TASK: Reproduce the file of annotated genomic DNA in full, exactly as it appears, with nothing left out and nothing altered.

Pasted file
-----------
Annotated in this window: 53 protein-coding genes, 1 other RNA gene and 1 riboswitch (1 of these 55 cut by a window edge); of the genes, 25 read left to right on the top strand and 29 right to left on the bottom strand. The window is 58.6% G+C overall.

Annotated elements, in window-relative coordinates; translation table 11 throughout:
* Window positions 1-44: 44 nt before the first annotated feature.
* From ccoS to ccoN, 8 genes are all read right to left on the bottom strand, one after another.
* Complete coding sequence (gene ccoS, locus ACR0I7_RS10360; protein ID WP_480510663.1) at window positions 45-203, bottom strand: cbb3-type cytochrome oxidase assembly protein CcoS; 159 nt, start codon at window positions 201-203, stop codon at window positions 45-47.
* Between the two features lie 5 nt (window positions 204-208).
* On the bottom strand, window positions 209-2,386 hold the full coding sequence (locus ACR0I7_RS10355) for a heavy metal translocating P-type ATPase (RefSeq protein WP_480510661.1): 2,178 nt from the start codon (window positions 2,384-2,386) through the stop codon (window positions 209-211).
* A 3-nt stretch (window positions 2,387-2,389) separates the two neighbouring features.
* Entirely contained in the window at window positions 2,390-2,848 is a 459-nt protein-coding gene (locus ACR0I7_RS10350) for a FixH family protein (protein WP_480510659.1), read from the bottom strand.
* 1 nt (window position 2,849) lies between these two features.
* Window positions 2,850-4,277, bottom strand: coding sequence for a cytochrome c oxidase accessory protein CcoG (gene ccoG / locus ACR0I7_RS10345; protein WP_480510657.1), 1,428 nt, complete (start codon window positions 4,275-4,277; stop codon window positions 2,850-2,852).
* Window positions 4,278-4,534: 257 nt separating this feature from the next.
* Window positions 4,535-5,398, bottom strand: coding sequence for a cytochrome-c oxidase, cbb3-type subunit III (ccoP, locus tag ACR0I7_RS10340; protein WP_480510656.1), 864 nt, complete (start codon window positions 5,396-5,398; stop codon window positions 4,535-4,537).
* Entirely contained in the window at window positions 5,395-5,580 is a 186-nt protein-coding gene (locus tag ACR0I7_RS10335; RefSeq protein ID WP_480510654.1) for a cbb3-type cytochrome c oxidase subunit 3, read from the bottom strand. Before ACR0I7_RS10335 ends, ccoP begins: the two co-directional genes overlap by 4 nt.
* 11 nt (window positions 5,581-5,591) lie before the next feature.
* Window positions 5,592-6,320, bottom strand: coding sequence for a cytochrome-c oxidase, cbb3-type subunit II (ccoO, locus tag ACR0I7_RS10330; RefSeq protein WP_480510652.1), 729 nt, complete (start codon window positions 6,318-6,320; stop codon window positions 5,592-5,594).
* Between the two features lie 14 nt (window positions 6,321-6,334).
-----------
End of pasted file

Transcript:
Annotated in this window: 53 protein-coding genes, 1 other RNA gene and 1 riboswitch (1 of these 55 cut by a window edge); of the genes, 25 read left to right on the top strand and 29 right to left on the bottom strand. The window is 58.6% G+C overall.

Annotated elements, in window-relative coordinates; translation table 11 throughout:
* Window positions 1-44: 44 nt before the first annotated feature.
* From ccoS to ccoN, 8 genes are all read right to left on the bottom strand, one after another.
* Complete coding sequence (gene ccoS, locus ACR0I7_RS10360; protein ID WP_480510663.1) at window positions 45-203, bottom strand: cbb3-type cytochrome oxidase assembly protein CcoS; 159 nt, start codon at window positions 201-203, stop codon at window positions 45-47.
* Between the two features lie 5 nt (window positions 204-208).
* On the bottom strand, window positions 209-2,386 hold the full coding sequence (locus ACR0I7_RS10355) for a heavy metal translocating P-type ATPase (RefSeq protein WP_480510661.1): 2,178 nt from the start codon (window positions 2,384-2,386) through the stop codon (window positions 209-211).
* A 3-nt stretch (window positions 2,387-2,389) separates the two neighbouring features.
* Entirely contained in the window at window positions 2,390-2,848 is a 459-nt protein-coding gene (locus ACR0I7_RS10350) for a FixH family protein (protein WP_480510659.1), read from the bottom strand.
* 1 nt (window position 2,849) lies between these two features.
* Window positions 2,850-4,277, bottom strand: coding sequence for a cytochrome c oxidase accessory protein CcoG (gene ccoG / locus ACR0I7_RS10345; protein WP_480510657.1), 1,428 nt, complete (start codon window positions 4,275-4,277; stop codon window positions 2,850-2,852).
* Window positions 4,278-4,534: 257 nt separating this feature from the next.
* Window positions 4,535-5,398, bottom strand: coding sequence for a cytochrome-c oxidase, cbb3-type subunit III (ccoP, locus tag ACR0I7_RS10340; protein WP_480510656.1), 864 nt, complete (start codon window positions 5,396-5,398; stop codon window positions 4,535-4,537).
* Entirely contained in the window at window positions 5,395-5,580 is a 186-nt protein-coding gene (locus tag ACR0I7_RS10335; RefSeq protein ID WP_480510654.1) for a cbb3-type cytochrome c oxidase subunit 3, read from the bottom strand. Before ACR0I7_RS10335 ends, ccoP begins: the two co-directional genes overlap by 4 nt.
* 11 nt (window positions 5,581-5,591) lie before the next feature.
* Window positions 5,592-6,320, bottom strand: coding sequence for a cytochrome-c oxidase, cbb3-type subunit II (ccoO, locus tag ACR0I7_RS10330; RefSeq protein WP_480510652.1), 729 nt, complete (start codon window positions 6,318-6,320; stop codon window positions 5,592-5,594).
* Between the two features lie 14 nt (window positions 6,321-6,334).